Sierra Presbyterian Church -- with its homeless program -- faces closure vote soon

05/08/2010 1:53 AM

05/08/2010 2:40 AM

Sierra Presbyterian Church may sing its swan song this summer, which could also mean an end to its 10-year-old program that helps the medically needy homeless.

The Administrative Commission for Sierra Presbyterian Church, a small group from the church's governing body, prepared a report listing six reasons why the church should close its doors by July 1.

One reason cited was that the church, located at M Street and Yosemite Avenue, wasn't financially viable.

While the homeless program is financially secure because of external grants until 2011, the report noted that the church doesn't have enough money to hire even a part-time Presbyterian ordained pastor, nor will the church be able to continue to maintain its facility.

The church owes $30,550 to the Stockton Presbytery, the governing body that oversees Sierra Presbyterian Church and 22 other churches, for the building of a parking lot years ago.

The last payment the church made was $250 in 2008, according to the report.

Despite the outstanding loan, members of the church said they stayed within their budget last year, and plan on doing the same this year.

The local church also claims it plans to start a new loan repayment plan with Stockton Presbytery.

The commission stated that the church isn't growing and has about 25 members.

Adam Gray., a long-time church member, said despite low membership numbers, there are hundreds of people who support the church and its mission.

But that was another complaint raised by the commission.

"The church has become one-dimensional in that its leadership is centered on a few individuals and the homeless program..." said the report.

The commission intends to help transfer the homeless program to another location if the Stockton Presbytery votes to shut down the church, they said in the report.

Yet, members of Sierra Presbyterian Church fear the program won't continue.

"Having the facility is integral to what we do," Gray said. "To suggest you're going to support that program and then remove that resource is disingenuous."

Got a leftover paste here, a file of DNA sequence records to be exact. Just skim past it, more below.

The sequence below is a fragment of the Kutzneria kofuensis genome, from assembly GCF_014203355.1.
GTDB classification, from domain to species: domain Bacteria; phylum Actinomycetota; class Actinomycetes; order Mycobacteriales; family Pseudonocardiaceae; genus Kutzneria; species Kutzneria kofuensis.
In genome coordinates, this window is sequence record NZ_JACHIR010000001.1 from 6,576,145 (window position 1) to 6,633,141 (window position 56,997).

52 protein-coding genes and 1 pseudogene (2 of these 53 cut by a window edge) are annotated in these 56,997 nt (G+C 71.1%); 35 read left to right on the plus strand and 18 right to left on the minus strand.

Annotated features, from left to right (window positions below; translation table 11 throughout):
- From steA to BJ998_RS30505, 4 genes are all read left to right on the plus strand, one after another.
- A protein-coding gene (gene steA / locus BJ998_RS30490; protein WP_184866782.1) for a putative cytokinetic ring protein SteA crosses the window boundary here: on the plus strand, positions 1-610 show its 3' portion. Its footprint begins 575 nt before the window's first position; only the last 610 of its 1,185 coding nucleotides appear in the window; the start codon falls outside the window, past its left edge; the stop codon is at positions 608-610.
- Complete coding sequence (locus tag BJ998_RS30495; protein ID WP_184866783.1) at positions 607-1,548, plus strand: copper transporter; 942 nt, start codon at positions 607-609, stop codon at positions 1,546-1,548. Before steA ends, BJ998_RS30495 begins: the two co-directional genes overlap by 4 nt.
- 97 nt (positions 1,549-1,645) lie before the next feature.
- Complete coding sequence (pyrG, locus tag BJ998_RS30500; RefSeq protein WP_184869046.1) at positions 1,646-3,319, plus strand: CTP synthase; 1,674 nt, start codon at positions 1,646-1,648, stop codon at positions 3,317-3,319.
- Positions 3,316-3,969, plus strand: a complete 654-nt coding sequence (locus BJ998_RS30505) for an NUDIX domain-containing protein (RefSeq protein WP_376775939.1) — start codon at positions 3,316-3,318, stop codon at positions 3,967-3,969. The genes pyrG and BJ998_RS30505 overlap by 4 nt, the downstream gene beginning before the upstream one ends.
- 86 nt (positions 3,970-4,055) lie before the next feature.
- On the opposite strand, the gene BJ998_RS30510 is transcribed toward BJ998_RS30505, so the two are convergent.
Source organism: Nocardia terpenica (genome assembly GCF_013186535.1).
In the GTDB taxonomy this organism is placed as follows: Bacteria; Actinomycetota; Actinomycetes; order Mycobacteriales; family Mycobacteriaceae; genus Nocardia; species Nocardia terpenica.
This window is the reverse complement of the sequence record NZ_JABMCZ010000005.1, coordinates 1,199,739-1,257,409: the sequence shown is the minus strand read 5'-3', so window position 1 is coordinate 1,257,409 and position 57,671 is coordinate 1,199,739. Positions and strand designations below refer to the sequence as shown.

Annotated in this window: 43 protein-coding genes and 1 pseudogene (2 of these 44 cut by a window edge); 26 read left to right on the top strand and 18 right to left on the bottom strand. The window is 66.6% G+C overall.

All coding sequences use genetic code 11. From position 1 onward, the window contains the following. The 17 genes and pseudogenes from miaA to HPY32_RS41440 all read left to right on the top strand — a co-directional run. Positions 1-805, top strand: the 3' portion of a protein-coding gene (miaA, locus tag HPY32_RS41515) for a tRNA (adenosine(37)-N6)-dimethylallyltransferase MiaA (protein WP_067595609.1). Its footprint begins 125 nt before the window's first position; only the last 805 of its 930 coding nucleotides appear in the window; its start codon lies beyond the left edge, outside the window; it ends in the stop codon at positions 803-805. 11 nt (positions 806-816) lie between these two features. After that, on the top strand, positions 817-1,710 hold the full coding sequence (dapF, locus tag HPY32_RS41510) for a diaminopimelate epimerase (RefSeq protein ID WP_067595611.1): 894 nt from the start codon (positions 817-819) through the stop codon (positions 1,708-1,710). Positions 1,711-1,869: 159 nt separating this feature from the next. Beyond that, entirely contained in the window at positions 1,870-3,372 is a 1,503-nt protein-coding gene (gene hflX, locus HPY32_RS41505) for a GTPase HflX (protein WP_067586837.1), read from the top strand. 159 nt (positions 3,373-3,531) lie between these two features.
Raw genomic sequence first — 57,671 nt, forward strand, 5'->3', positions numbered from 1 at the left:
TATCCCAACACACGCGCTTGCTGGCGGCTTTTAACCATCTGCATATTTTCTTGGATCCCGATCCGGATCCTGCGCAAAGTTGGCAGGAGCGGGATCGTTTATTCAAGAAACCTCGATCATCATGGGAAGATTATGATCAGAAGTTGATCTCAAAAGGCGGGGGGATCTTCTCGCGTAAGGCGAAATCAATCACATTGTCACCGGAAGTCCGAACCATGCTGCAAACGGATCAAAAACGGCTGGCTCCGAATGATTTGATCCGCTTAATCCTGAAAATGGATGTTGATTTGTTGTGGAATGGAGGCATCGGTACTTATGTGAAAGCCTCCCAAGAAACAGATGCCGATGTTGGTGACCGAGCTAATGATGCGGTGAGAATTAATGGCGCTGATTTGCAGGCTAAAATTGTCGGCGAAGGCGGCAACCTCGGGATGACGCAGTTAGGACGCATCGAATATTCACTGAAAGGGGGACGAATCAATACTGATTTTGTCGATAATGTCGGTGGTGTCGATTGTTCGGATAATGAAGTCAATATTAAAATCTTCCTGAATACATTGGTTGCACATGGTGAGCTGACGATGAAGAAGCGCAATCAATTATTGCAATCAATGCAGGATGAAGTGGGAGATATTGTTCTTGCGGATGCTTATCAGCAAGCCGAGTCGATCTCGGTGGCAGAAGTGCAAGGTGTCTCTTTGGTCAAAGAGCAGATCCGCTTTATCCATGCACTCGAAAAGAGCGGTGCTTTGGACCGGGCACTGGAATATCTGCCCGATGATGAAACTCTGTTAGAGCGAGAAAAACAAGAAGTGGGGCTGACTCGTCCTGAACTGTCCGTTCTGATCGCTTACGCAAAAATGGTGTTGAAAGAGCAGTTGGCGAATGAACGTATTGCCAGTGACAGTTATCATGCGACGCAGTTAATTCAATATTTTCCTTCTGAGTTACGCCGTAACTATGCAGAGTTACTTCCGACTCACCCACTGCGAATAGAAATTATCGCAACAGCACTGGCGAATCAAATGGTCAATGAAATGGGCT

Candice Medefind helps to run the Sierra Saving Grace Homeless Project. The program helps house and stabilize medically needy homeless people by subsidizing their rent and providing them with health and social service programs, she said.

Gray said the Sierra Saving Grace Homeless Project, which serves about 12 households, is showing tremendous progress.

Peggy O'Brian, 48, is an example.

After being hospitalized in September, she found out a month later that she had a rare form of blood cancer.

She could no longer work because she felt so ill, she said. Fearing that she might end up homeless because of unpaid bills, O'Brian connected with the church.

Local church members secured housing for her and her family, helped her move and gave her a gas card, she said.

"Without them, I'd be on the street," O'Brian added.

O'Brian is waiting for a bone marrow transplant.

Gray worried that such progress will disappear.

"We're in the epicenter of the economic crisis," he said. "We've seen what greed has done to our community."

Members of the commission said they couldn't comment beyond what's written in their report.

A meeting to decide the fate of the church is scheduled for 9 a.m. May 15 at St. John's Church, 450 S. Palm Ave. in Turlock.

Reporter Jamie Oppenheim can be reached at (209) 385-2407 or

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